2.1.8. Favor abstract classes over interfaces for decoupling API from implementation

Note: I’ve picked this Java API Design Checklist item to let you know that  I’ve been quietly adding similar details to the checklist and will add more in the future. To see these details, open the list (also available from the main menu at the top of the page) and click on [explain] where available.

Rationale:

Safety and Evolution. Abstract classes can be used everywhere Java interfaces can with the limitation that a class can only extend a single (abstract) superclass while it can implement multiple interfaces. In most APIs Java’s lack of support for multiple class inheritance is not an issue because the interfaces are not intended to be implemented by clients. In these cases abstract classes are the better design choice.

In Java you cannot prevent clients from implementing public interfaces. When you use an interface for a method parameter type, the compiler only guarantees that it implements the correct method signatures; you can never be sure it also implements the correct behavior. You are left with only two choices: either you perform extensive runtime checks or blindly trust the implementation, risking serious consequences, such as data corruption. Unlike interfaces, abstract classes can have code to enforce constraints on behavior. For example, you can prevent clients from extending abstract classes, check preconditions, verify postconditions, and guarantee invariants as illustrated by the examples bellow. You cannot do any of these with interfaces.

Do this:

public abstract class ApiClass {

    //Package scope constructor prevents clients
    //from extending this class
    ApiClass() {}
}

Do this:

public abstract class ApiClass {

    //This public method guarantees preconditions and postconditions
    //for any abstract method implementation
    public final Collection find(String query) {
        if(query == null) {
            throw new NullPointerException("Null query parameter");
        }
        if(query.isEmpty()) {
            throw new IllegalArgumentException("Empty query parameter");
        }
        Collection result = findImplementation(query);
        if(result == null) {
            result = new ArrayList();
        }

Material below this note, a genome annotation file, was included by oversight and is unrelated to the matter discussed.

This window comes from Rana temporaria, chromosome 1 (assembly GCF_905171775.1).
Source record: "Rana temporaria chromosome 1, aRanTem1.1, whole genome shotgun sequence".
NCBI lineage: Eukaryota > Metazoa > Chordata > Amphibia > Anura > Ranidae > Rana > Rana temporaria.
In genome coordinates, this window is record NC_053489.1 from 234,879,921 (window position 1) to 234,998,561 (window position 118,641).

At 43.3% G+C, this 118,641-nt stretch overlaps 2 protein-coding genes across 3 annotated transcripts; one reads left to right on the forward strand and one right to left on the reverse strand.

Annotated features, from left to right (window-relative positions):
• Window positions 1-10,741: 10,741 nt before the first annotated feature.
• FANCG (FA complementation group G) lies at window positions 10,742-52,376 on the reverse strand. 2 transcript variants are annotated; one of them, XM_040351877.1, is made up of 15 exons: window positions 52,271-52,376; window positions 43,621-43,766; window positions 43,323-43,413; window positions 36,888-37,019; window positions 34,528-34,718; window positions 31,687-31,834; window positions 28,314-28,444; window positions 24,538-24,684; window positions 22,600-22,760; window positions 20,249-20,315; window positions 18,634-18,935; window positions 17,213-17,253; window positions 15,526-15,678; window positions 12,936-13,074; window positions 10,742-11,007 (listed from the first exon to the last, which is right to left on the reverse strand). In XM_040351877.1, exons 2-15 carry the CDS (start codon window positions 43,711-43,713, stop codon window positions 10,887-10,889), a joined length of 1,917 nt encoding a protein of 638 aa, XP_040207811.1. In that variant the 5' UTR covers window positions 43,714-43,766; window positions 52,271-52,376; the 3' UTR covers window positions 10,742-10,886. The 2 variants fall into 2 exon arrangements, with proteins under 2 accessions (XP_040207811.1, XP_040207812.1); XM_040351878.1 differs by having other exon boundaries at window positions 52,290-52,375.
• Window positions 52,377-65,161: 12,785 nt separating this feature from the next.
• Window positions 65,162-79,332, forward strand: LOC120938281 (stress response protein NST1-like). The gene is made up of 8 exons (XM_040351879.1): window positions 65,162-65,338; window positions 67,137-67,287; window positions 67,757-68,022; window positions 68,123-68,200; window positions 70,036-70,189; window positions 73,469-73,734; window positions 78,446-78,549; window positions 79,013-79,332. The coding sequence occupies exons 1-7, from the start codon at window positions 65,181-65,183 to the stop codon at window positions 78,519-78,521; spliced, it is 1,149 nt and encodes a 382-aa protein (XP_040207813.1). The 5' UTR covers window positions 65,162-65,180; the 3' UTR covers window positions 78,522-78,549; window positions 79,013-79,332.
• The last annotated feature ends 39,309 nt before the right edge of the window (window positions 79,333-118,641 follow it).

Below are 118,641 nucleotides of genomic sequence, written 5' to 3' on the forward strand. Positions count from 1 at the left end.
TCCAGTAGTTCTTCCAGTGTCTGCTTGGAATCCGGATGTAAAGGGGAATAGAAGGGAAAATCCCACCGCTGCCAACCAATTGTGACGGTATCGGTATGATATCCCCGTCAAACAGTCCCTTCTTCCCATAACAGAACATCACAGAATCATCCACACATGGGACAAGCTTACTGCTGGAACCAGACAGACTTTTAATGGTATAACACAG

return result;
    }

    protected abstract Collection findImplementation(String query);
}

Do this:

public abstract class ApiClass {

    /*
    * Garanteed invariant:
    *   value != null &&
    *   value != this.lastModified &&
    *   value.before(new Date()) &&
    *   oldValue.before(newValue) &&
    *   value unchanged => class unchanged
    */
    public final Date getLastModified() {return (Date)lastModified.clone();}

    public final void anyMutatorMethod(Param param) {
        anyMutatorMethodImplementation(param);
        updateLastModified();
    } 

    protected final void updateLastModified() {
        Date newValue = new Date();
        if(lastModified.before(newValue)) {
            lastModified = newValue;
        }
    }

    protected abstract void anyMutatorMethodImplementation(Param param); 

    private Date lastModified = new Date();
}

Exceptions:

You should use abstract classes only when they are not intended for client extension. You may provide abstract classes for client extension, but you should not force clients to extend them, since Java does not support multiple inheritance. Use Java interfaces instead and provide abstract classes which implement them for convenience. You can see this approach used in the Java collections library, which contains pairs like Collection and AbstractCollection, List and AbstractList, and so on. Clients are encouraged to extend the abstract classes and even when they decide to implement the interfaces directly, they can use the provided abstract classes as guidance for a correct implementation.

For simple interfaces, such as callbacks, there is no need to provide corresponding abstract classes.

Of course, whenever possible, concrete classes are preferable to abstract classes.

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